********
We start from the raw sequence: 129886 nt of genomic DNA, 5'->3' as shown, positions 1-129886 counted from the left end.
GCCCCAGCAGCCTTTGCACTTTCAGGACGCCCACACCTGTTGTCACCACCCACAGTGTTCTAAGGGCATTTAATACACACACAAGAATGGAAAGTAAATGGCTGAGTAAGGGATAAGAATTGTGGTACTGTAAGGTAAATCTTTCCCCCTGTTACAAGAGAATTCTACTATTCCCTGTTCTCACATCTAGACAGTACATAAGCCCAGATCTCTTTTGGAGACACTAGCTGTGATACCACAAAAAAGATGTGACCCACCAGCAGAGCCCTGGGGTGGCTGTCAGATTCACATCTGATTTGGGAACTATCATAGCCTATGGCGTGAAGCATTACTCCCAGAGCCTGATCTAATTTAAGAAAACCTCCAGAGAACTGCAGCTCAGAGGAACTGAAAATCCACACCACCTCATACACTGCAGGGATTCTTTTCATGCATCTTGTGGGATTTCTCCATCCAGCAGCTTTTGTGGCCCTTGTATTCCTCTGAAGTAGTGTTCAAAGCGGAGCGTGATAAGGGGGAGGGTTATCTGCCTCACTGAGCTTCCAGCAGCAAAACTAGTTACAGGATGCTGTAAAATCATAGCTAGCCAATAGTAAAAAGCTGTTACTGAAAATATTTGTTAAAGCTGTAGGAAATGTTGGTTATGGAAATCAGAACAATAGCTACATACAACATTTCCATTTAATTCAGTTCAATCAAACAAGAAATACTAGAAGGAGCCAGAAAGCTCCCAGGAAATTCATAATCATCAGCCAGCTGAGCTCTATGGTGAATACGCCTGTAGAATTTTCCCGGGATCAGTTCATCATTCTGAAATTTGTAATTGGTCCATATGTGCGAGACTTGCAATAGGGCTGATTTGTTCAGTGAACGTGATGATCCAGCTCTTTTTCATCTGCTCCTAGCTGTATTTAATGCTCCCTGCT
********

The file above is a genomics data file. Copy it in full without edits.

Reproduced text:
We start from the raw sequence: 129886 nt of genomic DNA, 5'->3' as shown, positions 1-129886 counted from the left end.
GCCCCAGCAGCCTTTGCACTTTCAGGACGCCCACACCTGTTGTCACCACCCACAGTGTTCTAAGGGCATTTAATACACACACAAGAATGGAAAGTAAATGGCTGAGTAAGGGATAAGAATTGTGGTACTGTAAGGTAAATCTTTCCCCCTGTTACAAGAGAATTCTACTATTCCCTGTTCTCACATCTAGACAGTACATAAGCCCAGATCTCTTTTGGAGACACTAGCTGTGATACCACAAAAAAGATGTGACCCACCAGCAGAGCCCTGGGGTGGCTGTCAGATTCACATCTGATTTGGGAACTATCATAGCCTATGGCGTGAAGCATTACTCCCAGAGCCTGATCTAATTTAAGAAAACCTCCAGAGAACTGCAGCTCAGAGGAACTGAAAATCCACACCACCTCATACACTGCAGGGATTCTTTTCATGCATCTTGTGGGATTTCTCCATCCAGCAGCTTTTGTGGCCCTTGTATTCCTCTGAAGTAGTGTTCAAAGCGGAGCGTGATAAGGGGGAGGGTTATCTGCCTCACTGAGCTTCCAGCAGCAAAACTAGTTACAGGATGCTGTAAAATCATAGCTAGCCAATAGTAAAAAGCTGTTACTGAAAATATTTGTTAAAGCTGTAGGAAATGTTGGTTATGGAAATCAGAACAATAGCTACATACAACATTTCCATTTAATTCAGTTCAATCAAACAAGAAATACTAGAAGGAGCCAGAAAGCTCCCAGGAAATTCATAATCATCAGCCAGCTGAGCTCTATGGTGAATACGCCTGTAGAATTTTCCCGGGATCAGTTCATCATTCTGAAATTTGTAATTGGTCCATATGTGCGAGACTTGCAATAGGGCTGATTTGTTCAGTGAACGTGATGATCCAGCTCTTTTTCATCTGCTCCTAGCTGTATTTAATGCTCCCTGCT